Roman Abramovich is suing an author and her publisher for ‘false or misleading statements’ which he believes are damaging not only his reputation but that of Chelsea.
The West London club’s owner has filed a defamation suit against Catherine Belton, who wrote Putin’s People, and HarperCollins.
Roman Abramovich has launched a defamation suit over ‘false or misleading statements’
He has taken legal proceeding against Catherine Belton and her publisher HarperCollins
After months of unproductive discussions with HarperCollins, 54-year-old billionaire Abramovich has decided to take the legal route.
Abramovich – who remains a private figure – has also taken the unusual step of issuing a public statement in which he explained the harm he considers allegations in Belton’s book have caused him, both personally and in his role as Chelsea owner.
‘Today my legal representatives have issued legal proceedings in England in relation to a book that was published in the UK,’ he said.
‘The book contains a number of false and defamatory statements about me, including about my purchase, and the activities, of Chelsea Football Club.
‘Today’s action was not taken lightly. It has never been my ambition to gain a public profile and I have always been reluctant to provide commentary on any matters, including any false or misleading statements about me or Chelsea Football Club.
‘However, it has become clear that the false allegations in this book are having a damaging effect, not only on my personal reputation, but also in respect of the activities of Chelsea Football Club.’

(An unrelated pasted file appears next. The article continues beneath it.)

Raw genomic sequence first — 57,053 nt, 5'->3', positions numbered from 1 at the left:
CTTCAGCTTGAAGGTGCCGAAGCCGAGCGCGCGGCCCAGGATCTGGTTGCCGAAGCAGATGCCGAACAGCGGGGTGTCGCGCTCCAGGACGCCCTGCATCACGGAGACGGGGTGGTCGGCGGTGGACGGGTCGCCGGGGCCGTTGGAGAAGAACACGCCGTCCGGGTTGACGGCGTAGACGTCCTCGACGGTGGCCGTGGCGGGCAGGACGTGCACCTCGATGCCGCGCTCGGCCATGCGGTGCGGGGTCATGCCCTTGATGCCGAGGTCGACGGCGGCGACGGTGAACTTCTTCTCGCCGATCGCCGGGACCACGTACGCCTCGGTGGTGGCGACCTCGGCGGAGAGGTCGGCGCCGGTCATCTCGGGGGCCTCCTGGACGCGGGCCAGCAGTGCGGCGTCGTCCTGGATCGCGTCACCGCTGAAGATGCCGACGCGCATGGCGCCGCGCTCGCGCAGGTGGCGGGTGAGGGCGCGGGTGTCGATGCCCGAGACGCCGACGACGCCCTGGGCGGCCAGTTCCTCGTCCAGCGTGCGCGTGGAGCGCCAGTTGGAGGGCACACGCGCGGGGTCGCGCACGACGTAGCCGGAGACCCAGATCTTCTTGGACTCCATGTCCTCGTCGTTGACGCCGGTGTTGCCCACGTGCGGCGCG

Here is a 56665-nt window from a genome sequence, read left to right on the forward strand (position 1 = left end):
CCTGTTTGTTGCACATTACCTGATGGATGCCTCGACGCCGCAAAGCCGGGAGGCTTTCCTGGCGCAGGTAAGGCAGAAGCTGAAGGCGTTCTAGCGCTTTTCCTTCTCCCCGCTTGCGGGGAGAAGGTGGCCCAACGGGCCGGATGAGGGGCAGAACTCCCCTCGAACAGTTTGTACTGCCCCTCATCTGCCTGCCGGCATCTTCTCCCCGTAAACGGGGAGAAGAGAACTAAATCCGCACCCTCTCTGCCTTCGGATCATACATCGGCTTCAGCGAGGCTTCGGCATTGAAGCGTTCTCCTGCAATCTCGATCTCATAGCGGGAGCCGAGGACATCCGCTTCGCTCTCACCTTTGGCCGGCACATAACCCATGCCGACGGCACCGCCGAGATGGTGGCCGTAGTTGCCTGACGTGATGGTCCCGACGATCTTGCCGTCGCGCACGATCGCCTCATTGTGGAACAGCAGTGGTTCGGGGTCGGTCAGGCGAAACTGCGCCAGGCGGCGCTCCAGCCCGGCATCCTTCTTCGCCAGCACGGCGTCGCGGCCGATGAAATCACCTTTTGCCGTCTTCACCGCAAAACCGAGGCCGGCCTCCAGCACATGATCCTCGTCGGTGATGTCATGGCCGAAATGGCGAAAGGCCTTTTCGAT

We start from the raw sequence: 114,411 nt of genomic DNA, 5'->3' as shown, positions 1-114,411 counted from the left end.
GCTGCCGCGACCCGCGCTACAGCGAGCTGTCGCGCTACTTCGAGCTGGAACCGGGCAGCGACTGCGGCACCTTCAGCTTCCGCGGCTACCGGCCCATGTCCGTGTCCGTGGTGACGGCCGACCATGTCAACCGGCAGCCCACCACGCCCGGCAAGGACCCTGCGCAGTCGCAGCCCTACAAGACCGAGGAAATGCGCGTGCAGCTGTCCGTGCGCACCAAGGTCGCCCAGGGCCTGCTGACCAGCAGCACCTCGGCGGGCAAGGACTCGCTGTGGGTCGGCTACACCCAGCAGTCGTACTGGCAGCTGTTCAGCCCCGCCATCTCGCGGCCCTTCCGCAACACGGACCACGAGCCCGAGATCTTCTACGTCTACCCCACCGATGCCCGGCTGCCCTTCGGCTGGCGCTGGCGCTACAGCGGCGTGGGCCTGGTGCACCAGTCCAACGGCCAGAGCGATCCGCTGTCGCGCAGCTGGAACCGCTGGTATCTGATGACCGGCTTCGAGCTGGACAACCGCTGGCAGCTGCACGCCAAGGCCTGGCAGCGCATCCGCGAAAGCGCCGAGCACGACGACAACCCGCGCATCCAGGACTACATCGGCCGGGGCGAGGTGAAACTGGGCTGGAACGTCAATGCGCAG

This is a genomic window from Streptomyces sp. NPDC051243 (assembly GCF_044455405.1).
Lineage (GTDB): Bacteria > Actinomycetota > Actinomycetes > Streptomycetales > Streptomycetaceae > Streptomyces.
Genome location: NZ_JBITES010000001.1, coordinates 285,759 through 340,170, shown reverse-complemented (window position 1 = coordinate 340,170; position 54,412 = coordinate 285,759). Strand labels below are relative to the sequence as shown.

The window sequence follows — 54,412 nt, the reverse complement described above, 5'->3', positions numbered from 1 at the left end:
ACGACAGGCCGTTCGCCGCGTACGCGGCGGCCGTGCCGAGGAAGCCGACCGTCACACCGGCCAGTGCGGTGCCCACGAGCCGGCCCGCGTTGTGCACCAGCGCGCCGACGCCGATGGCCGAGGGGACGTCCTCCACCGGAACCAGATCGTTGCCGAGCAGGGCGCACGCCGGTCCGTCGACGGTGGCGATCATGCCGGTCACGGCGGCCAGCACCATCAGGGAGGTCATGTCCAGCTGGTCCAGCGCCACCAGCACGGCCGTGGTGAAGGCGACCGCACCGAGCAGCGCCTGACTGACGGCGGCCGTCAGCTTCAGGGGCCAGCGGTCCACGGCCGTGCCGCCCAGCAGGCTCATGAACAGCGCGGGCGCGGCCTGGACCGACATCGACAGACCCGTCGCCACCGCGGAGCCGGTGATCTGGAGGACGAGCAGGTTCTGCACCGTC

Russian Billionaire Pugachev claimed in the High Court in 2018 that Putin had ordered Abramovich to purchase Chelsea.
Pugachev’s witness statements were branded ‘self-serving’ and ‘impossible to believe’ by Mrs Justice Rose, in his dispute with JSC Mezhdunarodniy Promyshlenniy Bank.
The book includes comments suggesting Vladimir Putin ordered Abramovich to buy Chelsea
Pugachev went on to lose the High Court case, but his allegations about Abramovich and Chelsea were repeated in interviews for Putin’s People, which was published last year.
Abramovich added that he wished to avoid a legal case but had been left with little option. ‘On the subject of Chelsea Football Club, in contrast to the portrayal in the book, my ambition with Chelsea Football Club has always been to create world-class teams on the pitch and to ensure the club plays a positive role in all of its communities,’ he said.
‘I believe our successes and activities over the years speak for themselves, including the trophies won, expansion of the Chelsea Academy, development of the Women’s team and the Chelsea Foundation becoming the largest charitable organisation within the Premier League.
‘It is my hope that today’s action will not only refute the false allegations in regard to my own name, but also serve as a reminder of Chelsea’s positive footprint in the UK.
‘I have every belief that the courts will give me a fair hearing, as they have in the past.’
Abramovich has also objected to further claims in Belton’s book, from late Russian oligarch Boris Berezovsky.
Abramovich won a major court case against Berezovsky in 2012, with claims dismissed that the Chelsea owner had intimidated his former business associate into selling shares in oil company Sibneft.
Berezovsky had been described by the court as an ‘inherently unreliable’ witness.